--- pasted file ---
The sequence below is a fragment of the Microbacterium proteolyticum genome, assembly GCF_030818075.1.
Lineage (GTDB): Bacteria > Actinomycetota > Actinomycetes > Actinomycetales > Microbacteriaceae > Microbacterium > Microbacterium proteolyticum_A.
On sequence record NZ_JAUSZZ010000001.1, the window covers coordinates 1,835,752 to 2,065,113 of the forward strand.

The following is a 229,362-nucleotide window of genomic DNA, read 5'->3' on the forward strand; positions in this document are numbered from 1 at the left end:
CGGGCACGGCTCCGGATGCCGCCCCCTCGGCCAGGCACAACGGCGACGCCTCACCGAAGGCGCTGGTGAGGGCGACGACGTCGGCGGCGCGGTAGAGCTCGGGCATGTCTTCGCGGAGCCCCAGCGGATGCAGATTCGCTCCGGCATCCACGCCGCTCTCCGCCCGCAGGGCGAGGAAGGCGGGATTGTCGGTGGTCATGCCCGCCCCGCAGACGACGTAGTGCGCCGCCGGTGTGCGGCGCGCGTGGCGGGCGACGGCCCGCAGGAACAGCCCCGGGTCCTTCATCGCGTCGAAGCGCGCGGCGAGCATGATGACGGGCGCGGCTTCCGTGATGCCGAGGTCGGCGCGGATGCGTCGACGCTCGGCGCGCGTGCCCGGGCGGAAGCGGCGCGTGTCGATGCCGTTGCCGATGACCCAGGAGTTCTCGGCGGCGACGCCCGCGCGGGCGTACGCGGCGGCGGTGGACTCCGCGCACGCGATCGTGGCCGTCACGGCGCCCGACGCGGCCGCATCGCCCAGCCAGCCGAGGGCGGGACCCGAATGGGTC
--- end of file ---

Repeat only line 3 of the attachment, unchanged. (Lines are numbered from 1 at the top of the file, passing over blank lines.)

On sequence record NZ_JAUSZZ010000001.1, the window covers coordinates 1,835,752 to 2,065,113 of the forward strand.